RWE 101 – Study Designs

Real-world evidence (RWE) studies are becoming increasingly important in healthcare decision-making. There are various study designs used to generate RWE, each with their unique benefits:
[1] Cohort Studies: Cohort studies are observational in nature, where two or more groups (cohorts) distinguished by their exposure to a certain factor (like a medical treatment or lifestyle choice) are followed and assessed to determine the effect of that exposure. These studies are advantageous in studying rare outcomes, multiple outcomes, or outcomes that take a long time to develop.
[2] Case-Control Studies: These studies start with the outcome and then look backward to find the exposure. They’re efficient for studying rare diseases or diseases with a long latency period, as well as multiple exposures. However, they may not be as reliable as cohort studies due to potential recall bias.
[3] Cross-Sectional Studies (Prevalence Studies): These studies observe a defined population at a single point in time or time interval. They’re useful in understanding the burden of a disease in a population, assessing public health needs, and planning healthcare services.
[4] Registry-Based Studies: These are observational studies where data are collected prospectively or retrospectively for patients with a particular condition or who are undergoing a specific procedure. Registry-based studies provide long-term, real-life data about prognosis, adverse events, quality of life, and cost-effectiveness.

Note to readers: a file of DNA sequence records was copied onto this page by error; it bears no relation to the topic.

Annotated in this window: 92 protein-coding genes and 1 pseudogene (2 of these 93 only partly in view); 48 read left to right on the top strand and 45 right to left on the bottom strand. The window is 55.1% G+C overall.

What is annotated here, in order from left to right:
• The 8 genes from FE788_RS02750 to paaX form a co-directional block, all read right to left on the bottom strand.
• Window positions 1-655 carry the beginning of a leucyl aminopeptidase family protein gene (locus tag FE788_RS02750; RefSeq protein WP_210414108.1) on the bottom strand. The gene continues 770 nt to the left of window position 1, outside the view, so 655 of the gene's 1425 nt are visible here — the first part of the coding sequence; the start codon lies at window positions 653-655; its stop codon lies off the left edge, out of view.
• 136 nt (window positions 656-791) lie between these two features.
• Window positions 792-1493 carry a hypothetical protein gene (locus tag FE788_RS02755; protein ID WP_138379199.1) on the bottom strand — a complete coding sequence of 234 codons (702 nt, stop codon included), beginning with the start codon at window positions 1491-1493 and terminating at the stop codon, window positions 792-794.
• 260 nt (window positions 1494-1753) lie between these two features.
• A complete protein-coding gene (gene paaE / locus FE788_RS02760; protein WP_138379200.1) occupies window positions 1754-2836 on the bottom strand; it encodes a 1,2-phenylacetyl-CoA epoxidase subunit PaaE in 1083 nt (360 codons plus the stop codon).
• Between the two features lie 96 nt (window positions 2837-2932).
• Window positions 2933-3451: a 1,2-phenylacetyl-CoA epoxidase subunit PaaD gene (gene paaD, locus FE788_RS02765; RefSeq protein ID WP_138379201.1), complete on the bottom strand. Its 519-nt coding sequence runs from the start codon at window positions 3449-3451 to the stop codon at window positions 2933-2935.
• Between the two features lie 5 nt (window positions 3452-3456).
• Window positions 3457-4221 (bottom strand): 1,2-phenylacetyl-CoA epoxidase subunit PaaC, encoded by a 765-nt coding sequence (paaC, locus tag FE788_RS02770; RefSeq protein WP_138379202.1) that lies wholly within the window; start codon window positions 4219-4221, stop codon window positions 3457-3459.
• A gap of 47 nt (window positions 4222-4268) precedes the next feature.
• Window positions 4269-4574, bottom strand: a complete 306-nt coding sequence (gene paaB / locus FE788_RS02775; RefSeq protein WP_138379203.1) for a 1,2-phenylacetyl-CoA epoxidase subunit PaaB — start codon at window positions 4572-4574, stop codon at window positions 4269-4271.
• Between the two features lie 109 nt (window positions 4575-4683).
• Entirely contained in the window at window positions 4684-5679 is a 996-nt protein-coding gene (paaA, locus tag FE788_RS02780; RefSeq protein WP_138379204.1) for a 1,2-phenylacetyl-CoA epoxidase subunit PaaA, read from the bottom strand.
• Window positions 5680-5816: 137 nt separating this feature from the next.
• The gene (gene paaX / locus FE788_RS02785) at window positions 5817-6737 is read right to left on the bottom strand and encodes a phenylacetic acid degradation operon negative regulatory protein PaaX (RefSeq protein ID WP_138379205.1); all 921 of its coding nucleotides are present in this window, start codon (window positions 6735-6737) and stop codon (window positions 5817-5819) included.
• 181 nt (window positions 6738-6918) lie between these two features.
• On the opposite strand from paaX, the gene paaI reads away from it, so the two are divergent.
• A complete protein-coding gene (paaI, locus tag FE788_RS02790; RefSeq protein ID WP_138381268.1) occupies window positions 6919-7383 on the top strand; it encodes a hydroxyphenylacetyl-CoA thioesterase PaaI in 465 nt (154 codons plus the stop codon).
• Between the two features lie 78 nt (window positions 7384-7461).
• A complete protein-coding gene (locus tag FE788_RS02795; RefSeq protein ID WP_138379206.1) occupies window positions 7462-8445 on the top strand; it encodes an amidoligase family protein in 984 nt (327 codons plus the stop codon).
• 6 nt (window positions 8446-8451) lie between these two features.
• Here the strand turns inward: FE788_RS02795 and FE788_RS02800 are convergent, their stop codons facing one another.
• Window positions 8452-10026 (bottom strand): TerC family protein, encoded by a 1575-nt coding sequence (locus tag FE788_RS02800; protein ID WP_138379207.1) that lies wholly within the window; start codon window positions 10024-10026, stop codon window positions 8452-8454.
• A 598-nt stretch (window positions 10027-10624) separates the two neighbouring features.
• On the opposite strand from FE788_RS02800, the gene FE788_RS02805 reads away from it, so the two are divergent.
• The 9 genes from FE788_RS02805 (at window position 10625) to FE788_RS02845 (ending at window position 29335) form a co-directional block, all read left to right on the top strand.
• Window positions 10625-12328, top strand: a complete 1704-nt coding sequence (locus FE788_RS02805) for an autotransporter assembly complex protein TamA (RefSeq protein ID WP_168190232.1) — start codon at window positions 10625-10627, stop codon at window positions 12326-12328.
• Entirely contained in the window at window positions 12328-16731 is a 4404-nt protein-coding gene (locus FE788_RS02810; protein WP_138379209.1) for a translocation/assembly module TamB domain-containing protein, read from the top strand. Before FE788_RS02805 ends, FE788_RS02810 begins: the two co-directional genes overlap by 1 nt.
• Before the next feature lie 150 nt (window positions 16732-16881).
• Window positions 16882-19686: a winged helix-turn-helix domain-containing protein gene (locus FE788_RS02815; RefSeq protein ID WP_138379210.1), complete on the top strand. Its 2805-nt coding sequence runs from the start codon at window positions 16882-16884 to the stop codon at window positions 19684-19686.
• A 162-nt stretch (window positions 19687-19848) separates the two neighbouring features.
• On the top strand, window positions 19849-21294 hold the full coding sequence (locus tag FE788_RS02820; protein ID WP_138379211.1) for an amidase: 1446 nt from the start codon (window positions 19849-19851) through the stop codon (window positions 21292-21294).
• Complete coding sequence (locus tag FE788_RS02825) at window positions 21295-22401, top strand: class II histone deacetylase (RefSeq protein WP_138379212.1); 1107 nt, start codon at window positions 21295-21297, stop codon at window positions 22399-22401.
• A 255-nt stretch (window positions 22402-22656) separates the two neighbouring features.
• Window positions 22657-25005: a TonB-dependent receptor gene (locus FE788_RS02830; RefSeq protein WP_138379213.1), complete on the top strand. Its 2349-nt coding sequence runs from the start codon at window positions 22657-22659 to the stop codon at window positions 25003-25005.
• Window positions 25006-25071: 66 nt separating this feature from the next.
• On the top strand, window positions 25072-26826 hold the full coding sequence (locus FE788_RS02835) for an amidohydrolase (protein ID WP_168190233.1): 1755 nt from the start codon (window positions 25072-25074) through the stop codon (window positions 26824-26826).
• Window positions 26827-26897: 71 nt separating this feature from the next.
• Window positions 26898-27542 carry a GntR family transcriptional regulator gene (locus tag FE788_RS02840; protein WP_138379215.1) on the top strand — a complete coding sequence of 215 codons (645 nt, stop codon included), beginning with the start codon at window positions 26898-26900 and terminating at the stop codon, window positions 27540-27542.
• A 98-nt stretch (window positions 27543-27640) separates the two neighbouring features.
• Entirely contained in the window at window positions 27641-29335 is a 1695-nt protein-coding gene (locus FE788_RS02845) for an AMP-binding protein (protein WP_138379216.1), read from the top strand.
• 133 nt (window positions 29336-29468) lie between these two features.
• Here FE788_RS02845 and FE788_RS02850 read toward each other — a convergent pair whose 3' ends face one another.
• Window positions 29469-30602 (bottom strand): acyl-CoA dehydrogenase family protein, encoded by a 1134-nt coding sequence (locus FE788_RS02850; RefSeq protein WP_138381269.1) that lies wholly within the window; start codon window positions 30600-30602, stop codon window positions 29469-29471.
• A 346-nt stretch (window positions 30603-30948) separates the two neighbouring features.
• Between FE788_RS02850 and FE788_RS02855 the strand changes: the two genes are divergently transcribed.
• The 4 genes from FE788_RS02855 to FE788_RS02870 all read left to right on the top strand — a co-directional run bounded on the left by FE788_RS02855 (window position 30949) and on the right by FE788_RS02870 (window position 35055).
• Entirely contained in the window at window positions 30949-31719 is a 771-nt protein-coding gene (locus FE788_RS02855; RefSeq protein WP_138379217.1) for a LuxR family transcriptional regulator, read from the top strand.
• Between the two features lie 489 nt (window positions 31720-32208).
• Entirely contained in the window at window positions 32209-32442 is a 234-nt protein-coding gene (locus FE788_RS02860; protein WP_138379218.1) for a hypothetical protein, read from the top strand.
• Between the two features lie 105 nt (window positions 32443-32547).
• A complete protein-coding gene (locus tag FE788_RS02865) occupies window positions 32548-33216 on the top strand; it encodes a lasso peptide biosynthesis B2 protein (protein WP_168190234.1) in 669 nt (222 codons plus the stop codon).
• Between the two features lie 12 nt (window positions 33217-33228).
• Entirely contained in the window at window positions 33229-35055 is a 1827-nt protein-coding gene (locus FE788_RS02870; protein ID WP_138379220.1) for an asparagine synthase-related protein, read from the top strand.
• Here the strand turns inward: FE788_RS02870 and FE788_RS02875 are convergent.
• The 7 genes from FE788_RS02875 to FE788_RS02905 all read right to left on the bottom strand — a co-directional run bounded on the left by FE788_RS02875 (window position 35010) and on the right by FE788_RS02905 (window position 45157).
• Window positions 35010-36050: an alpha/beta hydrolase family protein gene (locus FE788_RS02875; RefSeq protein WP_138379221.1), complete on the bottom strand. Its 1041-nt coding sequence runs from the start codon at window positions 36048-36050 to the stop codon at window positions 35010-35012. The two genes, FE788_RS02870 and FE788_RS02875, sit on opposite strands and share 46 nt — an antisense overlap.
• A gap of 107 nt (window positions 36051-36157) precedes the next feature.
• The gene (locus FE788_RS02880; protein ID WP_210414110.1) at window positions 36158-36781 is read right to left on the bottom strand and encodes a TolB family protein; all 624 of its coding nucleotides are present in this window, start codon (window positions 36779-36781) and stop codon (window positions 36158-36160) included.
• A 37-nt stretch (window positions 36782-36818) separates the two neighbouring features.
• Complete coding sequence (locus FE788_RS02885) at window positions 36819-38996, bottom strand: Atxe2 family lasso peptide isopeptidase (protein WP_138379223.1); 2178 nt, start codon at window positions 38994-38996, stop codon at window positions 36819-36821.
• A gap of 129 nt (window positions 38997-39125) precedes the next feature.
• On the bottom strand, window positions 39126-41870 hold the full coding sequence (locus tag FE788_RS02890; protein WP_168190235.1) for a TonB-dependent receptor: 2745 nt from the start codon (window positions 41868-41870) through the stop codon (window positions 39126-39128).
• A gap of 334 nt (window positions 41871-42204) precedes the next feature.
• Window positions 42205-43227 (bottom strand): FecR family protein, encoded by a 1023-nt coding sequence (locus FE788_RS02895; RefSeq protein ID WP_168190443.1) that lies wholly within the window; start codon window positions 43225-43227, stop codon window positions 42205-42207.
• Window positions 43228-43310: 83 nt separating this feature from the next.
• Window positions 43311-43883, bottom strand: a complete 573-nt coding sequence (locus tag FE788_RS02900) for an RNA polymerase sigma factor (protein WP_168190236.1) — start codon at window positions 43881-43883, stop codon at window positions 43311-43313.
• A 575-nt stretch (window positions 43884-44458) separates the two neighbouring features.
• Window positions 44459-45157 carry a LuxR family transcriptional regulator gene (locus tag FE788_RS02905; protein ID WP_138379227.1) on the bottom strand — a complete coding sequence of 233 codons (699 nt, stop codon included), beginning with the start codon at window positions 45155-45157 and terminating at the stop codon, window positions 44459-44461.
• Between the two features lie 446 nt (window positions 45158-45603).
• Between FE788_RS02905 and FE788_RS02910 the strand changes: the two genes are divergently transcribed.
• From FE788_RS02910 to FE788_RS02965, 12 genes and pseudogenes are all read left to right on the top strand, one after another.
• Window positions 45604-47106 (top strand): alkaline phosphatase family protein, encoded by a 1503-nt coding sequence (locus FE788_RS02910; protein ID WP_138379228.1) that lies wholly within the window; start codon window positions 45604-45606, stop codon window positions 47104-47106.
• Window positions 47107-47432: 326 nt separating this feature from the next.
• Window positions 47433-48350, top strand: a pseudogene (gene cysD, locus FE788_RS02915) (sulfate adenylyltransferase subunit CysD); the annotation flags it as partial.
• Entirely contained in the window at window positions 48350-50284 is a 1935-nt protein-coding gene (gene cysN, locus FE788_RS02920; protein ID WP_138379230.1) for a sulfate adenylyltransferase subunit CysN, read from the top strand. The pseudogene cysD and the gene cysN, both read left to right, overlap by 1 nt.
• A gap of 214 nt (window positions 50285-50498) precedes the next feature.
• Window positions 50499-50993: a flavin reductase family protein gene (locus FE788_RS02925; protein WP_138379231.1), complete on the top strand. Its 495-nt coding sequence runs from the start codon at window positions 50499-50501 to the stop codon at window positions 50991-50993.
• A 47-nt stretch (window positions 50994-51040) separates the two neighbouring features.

[5] Pragmatic Clinical Trials (PCTs): Unlike traditional randomized clinical trials, PCTs are designed to determine the effectiveness of interventions in real-world routine practice conditions. They often include a more diverse patient population, multiple care settings, and less rigid protocols.
[6] Retrospective Studies: This involves analyzing existing datasets (like EHRs or insurance claims databases) to find associations or trends. This is also known as secondary use of existing data. While these are generally quicker and less expensive, they are subject to the limitations of the existing data, which may not have been collected for research purposes.
[7] Prospective Observational Studies: In these studies, subjects are followed over time with data collected about various factors that might influence the outcome of interest. These studies are useful in understanding the natural history of disease and the effectiveness of different treatments in the real world. These studies usually include both secondary data (data collected for a different purpose) and primary data (data collected specifically for the purposes of the study).

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